Biologist is Co-Author on Groundbreaking Subway Study

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Graphic courtesy of Cell Systems

A newly released study has merged big data analytics with the microbiological diversity of New York City’s subways, roughly mapping the DNA of the entire system. The collaborative effort was led by Christopher Mason, Ph.D., of Weill Cornell Medical College. Among the study’s many co-authors was Sergios-Orestis Kolokotronis, Ph.D., assistant professor in the Department of Biological Sciences.

Kolokotronis discussed the research with Inside Fordham last year and described the study as a good way “to understand the bacteria New Yorkers come in contact with on a daily basis,” noting there was surprisingly little data on the subject at the time.

The new study,”Geospatial Resolution of Human and Bacterial Diversity with City-Scale Metagenomics,” has offered a super computer analysis of more than 10 billion fragments of biochemical code.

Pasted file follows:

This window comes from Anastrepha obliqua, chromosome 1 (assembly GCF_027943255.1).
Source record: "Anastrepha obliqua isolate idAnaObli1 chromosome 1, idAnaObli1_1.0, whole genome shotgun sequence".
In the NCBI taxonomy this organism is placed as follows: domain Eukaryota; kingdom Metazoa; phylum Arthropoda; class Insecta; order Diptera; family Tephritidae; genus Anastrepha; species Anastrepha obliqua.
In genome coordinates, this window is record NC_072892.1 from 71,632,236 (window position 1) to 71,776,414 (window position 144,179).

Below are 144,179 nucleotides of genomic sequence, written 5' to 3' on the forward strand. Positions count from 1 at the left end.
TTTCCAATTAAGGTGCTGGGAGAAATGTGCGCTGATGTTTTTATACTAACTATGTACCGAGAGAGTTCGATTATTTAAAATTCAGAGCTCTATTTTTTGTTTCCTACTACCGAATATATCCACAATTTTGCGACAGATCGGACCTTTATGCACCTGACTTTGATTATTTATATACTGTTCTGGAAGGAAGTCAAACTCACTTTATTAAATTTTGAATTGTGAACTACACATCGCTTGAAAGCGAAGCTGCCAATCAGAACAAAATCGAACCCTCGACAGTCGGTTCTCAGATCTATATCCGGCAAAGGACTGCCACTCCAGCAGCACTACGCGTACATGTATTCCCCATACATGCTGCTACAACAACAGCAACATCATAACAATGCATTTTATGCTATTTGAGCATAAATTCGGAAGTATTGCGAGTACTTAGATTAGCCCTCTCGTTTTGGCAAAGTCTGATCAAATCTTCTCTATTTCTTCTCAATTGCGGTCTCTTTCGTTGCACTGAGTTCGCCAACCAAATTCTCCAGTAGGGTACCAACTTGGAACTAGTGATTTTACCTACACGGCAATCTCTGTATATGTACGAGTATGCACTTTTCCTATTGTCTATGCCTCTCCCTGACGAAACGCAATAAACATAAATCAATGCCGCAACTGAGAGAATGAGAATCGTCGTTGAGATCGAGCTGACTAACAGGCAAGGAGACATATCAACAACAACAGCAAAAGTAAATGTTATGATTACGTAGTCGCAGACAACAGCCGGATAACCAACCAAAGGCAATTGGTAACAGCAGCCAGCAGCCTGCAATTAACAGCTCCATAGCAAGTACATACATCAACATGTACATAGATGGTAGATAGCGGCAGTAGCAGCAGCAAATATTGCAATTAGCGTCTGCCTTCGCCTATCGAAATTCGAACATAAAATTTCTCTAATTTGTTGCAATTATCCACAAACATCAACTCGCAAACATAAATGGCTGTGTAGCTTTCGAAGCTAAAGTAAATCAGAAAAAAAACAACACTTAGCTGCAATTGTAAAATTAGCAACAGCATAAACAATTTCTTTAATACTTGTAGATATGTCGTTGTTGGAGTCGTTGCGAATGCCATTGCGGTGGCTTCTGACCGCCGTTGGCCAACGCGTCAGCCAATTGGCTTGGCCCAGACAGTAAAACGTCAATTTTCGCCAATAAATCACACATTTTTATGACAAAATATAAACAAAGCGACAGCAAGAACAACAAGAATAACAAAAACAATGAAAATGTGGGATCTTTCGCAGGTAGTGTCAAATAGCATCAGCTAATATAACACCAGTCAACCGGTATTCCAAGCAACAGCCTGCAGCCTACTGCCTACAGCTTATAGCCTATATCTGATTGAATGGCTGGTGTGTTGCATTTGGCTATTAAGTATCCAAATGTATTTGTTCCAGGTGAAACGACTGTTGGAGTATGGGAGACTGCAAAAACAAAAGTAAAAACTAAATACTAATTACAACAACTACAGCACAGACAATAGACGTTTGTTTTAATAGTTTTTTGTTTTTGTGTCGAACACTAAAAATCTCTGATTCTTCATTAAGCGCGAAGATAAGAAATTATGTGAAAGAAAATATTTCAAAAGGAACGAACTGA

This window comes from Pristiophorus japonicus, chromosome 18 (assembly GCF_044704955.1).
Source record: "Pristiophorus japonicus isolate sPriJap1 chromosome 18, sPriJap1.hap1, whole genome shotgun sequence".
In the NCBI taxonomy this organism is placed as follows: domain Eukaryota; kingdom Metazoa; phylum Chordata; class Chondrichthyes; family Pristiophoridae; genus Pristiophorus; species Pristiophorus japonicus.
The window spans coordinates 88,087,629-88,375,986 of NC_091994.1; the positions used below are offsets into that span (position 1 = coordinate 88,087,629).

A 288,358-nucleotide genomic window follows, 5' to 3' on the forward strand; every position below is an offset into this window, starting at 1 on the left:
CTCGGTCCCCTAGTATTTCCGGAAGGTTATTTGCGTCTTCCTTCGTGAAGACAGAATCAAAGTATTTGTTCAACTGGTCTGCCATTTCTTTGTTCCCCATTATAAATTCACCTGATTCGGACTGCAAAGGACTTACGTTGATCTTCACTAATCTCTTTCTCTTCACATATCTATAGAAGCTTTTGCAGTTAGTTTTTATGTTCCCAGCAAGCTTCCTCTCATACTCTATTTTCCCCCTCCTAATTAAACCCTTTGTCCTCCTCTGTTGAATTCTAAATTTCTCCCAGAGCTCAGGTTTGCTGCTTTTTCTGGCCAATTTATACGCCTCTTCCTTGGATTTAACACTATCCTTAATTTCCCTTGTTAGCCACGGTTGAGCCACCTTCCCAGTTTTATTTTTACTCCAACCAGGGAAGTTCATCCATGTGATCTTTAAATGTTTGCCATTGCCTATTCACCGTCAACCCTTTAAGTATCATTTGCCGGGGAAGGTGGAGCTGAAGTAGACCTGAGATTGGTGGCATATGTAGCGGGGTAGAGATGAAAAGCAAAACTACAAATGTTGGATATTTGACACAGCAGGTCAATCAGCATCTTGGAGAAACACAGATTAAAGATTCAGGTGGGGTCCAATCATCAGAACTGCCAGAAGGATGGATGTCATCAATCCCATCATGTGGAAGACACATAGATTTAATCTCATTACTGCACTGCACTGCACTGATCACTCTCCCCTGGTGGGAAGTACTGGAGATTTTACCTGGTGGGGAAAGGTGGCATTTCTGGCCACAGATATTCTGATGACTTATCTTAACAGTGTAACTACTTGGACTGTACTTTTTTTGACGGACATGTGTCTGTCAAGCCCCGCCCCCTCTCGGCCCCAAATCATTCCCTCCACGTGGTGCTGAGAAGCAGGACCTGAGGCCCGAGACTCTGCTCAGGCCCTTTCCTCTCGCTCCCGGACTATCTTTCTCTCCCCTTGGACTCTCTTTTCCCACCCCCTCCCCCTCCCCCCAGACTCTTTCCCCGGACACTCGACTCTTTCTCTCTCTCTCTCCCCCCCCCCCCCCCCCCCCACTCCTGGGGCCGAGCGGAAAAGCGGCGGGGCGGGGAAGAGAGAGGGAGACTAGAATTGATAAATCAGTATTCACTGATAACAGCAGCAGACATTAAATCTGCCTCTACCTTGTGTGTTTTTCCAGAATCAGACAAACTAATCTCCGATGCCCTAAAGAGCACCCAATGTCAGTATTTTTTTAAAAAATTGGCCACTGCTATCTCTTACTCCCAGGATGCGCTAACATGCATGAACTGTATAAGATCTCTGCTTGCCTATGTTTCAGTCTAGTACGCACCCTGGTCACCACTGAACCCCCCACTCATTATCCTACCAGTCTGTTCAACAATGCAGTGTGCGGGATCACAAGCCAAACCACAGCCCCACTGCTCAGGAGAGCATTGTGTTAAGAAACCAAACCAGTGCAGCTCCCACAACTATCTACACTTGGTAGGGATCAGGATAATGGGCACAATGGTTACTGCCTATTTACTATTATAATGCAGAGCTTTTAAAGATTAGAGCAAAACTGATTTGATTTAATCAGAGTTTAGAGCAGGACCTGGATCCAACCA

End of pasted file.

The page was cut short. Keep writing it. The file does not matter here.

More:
Among the more salient findings were the presence of bacteria associated with foodstuffs that ranged from mozzarella to chickpeas. At the South Ferry station, ocean submergence from Hurricane Sandy still distinguishes that station from the rest of the system, through the presence of bacteria usually associated with very cold Antarctic environments. To the squeamish, a certain yuck factor predominates with discoveries of fecal matter and rat dander aplenty. But focusing on the repellent aspects misses the point, said Kolokotronis, as “it is to our advantage to have a rich diversity of microbes on and in our bodies.”

“New York City is good system for microbial ecology research because we can study what it means to be in a diverse system,” he said.

Both The Wall Street Journal and The New York Times quoted New York City Department of Health officials as questioning the veracity of the data. Kolokotronis said that he and his colleagues were particularly happy that the paper was published in a new Open Access journal that allows anyone—not just academics—to retrieve the data review it for themselves. He noted that the site, Cell Systems, is “the sister journal to the most established molecular biology journal, Cell.”

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